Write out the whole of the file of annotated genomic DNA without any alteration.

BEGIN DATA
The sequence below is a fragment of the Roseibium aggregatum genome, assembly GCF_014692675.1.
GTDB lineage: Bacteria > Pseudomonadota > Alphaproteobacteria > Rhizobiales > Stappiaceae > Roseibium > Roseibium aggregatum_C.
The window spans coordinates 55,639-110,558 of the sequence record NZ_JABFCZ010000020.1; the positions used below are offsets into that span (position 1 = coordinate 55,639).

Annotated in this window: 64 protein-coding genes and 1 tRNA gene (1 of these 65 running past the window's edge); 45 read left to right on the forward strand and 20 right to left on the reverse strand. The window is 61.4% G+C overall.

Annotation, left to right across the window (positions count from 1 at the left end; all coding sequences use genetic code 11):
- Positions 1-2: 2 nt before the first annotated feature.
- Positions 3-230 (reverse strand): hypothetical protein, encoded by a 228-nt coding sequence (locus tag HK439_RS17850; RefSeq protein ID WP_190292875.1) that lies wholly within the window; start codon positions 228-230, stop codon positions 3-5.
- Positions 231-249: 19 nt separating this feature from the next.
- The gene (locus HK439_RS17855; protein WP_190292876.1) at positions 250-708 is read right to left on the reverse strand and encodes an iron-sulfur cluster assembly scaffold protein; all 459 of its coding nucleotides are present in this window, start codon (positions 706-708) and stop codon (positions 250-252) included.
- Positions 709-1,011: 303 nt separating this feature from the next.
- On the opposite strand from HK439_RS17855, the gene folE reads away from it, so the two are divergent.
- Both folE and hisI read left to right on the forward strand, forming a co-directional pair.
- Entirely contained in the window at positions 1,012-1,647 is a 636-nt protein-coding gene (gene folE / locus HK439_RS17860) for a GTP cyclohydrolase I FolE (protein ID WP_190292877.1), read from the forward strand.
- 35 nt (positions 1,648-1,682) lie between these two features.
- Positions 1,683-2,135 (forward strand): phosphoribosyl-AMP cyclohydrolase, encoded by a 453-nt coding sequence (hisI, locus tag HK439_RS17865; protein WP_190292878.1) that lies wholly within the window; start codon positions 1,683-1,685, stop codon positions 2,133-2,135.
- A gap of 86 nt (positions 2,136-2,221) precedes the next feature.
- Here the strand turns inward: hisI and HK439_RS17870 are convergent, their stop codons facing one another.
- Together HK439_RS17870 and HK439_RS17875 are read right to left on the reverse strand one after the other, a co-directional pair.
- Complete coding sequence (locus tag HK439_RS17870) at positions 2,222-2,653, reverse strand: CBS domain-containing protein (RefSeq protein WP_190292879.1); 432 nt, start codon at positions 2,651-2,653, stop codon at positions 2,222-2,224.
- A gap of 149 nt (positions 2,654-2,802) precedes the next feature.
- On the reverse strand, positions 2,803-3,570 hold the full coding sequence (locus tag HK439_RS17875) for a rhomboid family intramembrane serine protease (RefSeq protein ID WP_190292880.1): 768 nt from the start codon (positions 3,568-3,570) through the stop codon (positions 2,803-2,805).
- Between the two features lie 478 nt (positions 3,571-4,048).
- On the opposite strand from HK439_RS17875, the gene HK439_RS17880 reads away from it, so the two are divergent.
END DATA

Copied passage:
The sequence below is a fragment of the Roseibium aggregatum genome, assembly GCF_014692675.1.
GTDB lineage: Bacteria > Pseudomonadota > Alphaproteobacteria > Rhizobiales > Stappiaceae > Roseibium > Roseibium aggregatum_C.
The window spans coordinates 55,639-110,558 of the sequence record NZ_JABFCZ010000020.1; the positions used below are offsets into that span (position 1 = coordinate 55,639).

Annotated in this window: 64 protein-coding genes and 1 tRNA gene (1 of these 65 running past the window's edge); 45 read left to right on the forward strand and 20 right to left on the reverse strand. The window is 61.4% G+C overall.

Annotation, left to right across the window (positions count from 1 at the left end; all coding sequences use genetic code 11):
- Positions 1-2: 2 nt before the first annotated feature.
- Positions 3-230 (reverse strand): hypothetical protein, encoded by a 228-nt coding sequence (locus tag HK439_RS17850; RefSeq protein ID WP_190292875.1) that lies wholly within the window; start codon positions 228-230, stop codon positions 3-5.
- Positions 231-249: 19 nt separating this feature from the next.
- The gene (locus HK439_RS17855; protein WP_190292876.1) at positions 250-708 is read right to left on the reverse strand and encodes an iron-sulfur cluster assembly scaffold protein; all 459 of its coding nucleotides are present in this window, start codon (positions 706-708) and stop codon (positions 250-252) included.
- Positions 709-1,011: 303 nt separating this feature from the next.
- On the opposite strand from HK439_RS17855, the gene folE reads away from it, so the two are divergent.
- Both folE and hisI read left to right on the forward strand, forming a co-directional pair.
- Entirely contained in the window at positions 1,012-1,647 is a 636-nt protein-coding gene (gene folE / locus HK439_RS17860) for a GTP cyclohydrolase I FolE (protein ID WP_190292877.1), read from the forward strand.
- 35 nt (positions 1,648-1,682) lie between these two features.
- Positions 1,683-2,135 (forward strand): phosphoribosyl-AMP cyclohydrolase, encoded by a 453-nt coding sequence (hisI, locus tag HK439_RS17865; protein WP_190292878.1) that lies wholly within the window; start codon positions 1,683-1,685, stop codon positions 2,133-2,135.
- A gap of 86 nt (positions 2,136-2,221) precedes the next feature.
- Here the strand turns inward: hisI and HK439_RS17870 are convergent, their stop codons facing one another.
- Together HK439_RS17870 and HK439_RS17875 are read right to left on the reverse strand one after the other, a co-directional pair.
- Complete coding sequence (locus tag HK439_RS17870) at positions 2,222-2,653, reverse strand: CBS domain-containing protein (RefSeq protein WP_190292879.1); 432 nt, start codon at positions 2,651-2,653, stop codon at positions 2,222-2,224.
- A gap of 149 nt (positions 2,654-2,802) precedes the next feature.
- On the reverse strand, positions 2,803-3,570 hold the full coding sequence (locus tag HK439_RS17875) for a rhomboid family intramembrane serine protease (RefSeq protein ID WP_190292880.1): 768 nt from the start codon (positions 3,568-3,570) through the stop codon (positions 2,803-2,805).
- Between the two features lie 478 nt (positions 3,571-4,048).
- On the opposite strand from HK439_RS17875, the gene HK439_RS17880 reads away from it, so the two are divergent.